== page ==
Nancy and Bart pulled their suitcases out onto the front porch. Clarice followed right behind them, fussing the whole way, “I hate it when everyone leaves at the same time. I hate good-byes, and I wish you’d come more often.”


“But that would just make more good-byes.” Bart chuckled.


“Maybe I wouldn’t hate them so bad if I knew you were coming back in a week,” Clarice said.


Nancy hugged her. “We’ll do better. I promise.”


“I’m holding you to that promise,” Clarice whispered. “But you don’t fool me. If you do come more often it will be because you’ve finally given up on Greg coming back to Houston.”


Bart picked up both suitcases and carried them to Greg’s truck. “Come on, son. There’s not a bit of need in dragging this good-bye stuff out. Drive us out to the plane and we’ll get on our way.”


“You hate good-byes just as much as the rest of us,” Greg told him. He grabbed Emily’s hand. “Come with us, darlin’. We’ll take a ride after we get these old folks on their plane.”


“Hey, who are you calling old?” Clarice fussed.


“Not you, Nana. You’ll never be old, but Momma and Daddy might be getting too old to fly. They might need to build a house up here and stay a few weeks at a time when they come around,” he said.


“I’ll get with a contractor next week,” Clarice teased.


Bart waved over his shoulder. “Better wait until I retire, Mama. And then I wouldn’t live here all the time. If I had to be away from the hustle and bustle of the city I’d die.”


A few minutes later, Emily leaned against the truck fender and watched the small plane as it soared into the white clouds and got smaller and smaller until there was nothing but a small dot.


“I hate good-byes too,” she said.


Greg slipped his arm around her waist and drew her close to his side. “We all do. There’s always the possibility that it will be the last time we see someone and that’s scary. You are shivering. Let’s drive to the cabin and make a fire.”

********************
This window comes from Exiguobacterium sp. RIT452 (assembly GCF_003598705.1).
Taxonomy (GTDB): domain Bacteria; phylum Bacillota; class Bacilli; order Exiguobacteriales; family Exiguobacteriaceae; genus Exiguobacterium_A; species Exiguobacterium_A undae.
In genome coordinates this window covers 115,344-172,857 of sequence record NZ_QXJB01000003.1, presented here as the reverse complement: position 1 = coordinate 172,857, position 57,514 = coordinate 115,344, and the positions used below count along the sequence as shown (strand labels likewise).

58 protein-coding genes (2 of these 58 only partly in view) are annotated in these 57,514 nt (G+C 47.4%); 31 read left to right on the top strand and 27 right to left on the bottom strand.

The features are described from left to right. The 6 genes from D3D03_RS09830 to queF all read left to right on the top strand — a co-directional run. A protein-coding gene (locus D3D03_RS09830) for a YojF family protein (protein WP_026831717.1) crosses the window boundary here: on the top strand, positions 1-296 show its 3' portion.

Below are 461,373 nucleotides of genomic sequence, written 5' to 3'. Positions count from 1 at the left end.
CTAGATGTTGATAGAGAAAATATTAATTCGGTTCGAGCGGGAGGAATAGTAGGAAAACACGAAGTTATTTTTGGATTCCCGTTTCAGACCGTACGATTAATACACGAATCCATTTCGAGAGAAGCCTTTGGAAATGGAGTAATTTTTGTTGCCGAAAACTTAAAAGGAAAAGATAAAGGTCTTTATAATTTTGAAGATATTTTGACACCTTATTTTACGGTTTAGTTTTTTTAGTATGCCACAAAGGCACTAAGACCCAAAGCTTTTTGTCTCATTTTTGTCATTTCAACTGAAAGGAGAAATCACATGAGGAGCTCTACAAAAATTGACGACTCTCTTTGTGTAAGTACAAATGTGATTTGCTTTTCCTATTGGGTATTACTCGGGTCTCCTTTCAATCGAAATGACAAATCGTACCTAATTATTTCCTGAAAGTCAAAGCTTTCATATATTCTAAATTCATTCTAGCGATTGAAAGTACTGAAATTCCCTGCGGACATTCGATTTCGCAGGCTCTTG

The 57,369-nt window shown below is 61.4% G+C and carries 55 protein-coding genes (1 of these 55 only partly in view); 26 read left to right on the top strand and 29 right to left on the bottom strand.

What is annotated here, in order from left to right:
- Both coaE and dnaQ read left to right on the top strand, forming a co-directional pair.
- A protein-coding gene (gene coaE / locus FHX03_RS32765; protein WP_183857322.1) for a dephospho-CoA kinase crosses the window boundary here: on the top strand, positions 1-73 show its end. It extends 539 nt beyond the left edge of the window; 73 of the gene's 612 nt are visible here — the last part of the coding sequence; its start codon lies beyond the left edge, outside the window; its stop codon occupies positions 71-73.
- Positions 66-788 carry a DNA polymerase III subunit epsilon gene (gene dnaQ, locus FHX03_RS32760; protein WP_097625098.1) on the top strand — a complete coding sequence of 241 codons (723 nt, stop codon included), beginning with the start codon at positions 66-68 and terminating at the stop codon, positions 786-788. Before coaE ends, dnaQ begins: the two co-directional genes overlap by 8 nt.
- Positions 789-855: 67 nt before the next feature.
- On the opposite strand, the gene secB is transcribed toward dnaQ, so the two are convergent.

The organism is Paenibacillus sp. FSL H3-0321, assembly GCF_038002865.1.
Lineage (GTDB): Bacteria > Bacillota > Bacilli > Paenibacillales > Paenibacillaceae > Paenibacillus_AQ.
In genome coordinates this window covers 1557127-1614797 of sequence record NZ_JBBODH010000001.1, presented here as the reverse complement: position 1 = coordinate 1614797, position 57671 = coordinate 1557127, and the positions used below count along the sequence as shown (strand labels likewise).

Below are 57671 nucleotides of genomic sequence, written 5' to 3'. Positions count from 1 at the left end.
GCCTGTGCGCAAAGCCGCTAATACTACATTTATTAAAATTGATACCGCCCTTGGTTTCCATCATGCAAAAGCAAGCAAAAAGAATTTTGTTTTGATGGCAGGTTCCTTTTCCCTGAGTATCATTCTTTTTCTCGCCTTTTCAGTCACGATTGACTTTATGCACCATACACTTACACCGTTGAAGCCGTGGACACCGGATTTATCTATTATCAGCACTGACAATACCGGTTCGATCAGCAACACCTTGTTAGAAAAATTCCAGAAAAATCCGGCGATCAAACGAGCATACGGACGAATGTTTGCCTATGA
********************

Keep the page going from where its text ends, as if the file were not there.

There was no place on the ranch, other than the attic, that she’d rather spend her last day there, so she nodded. How would she ever drive away from Lightning Ridge? Just thinking about it created a lump the size of a basketball in her throat. How could she ever tell Clarice, Dotty, and most of all, Greg, good-bye?


She was quiet all the way to the cabin and curled up on the old sofa when they were inside. Greg tucked a quilt around her and set about building a fire. If he would have joined her on the sofa, the sparks doing backflips off the walls would have warmed the whole place up, but the second he left her side she was cold. He wasted no movements or matches. When the blaze was going, he made a pot of coffee and hung it on the andiron to boil.



She lifted the edge of the quilt and he snuggled down inside with her, his hands slipping under her shirt to warm on her bare skin.


“My folks liked you a lot,” he said.


“Did they say that?”


He shook his head and then buried his face in the crook of her neck. “Not in words but in actions. And you?”


“Loved them all, especially Stacy. She’ll be good for Jeremiah.”


“Nana says that Rose charged you fifty bucks for that ticket?” He laughed.


“Hey, anything worth having costs something, whether it’s money or something else,” she said.


Time was even more valuable than money, and she’d be giving up several days to go back to Shine Canyon, but it had to be done. She had to be absolutely sure about the ranch and about Greg.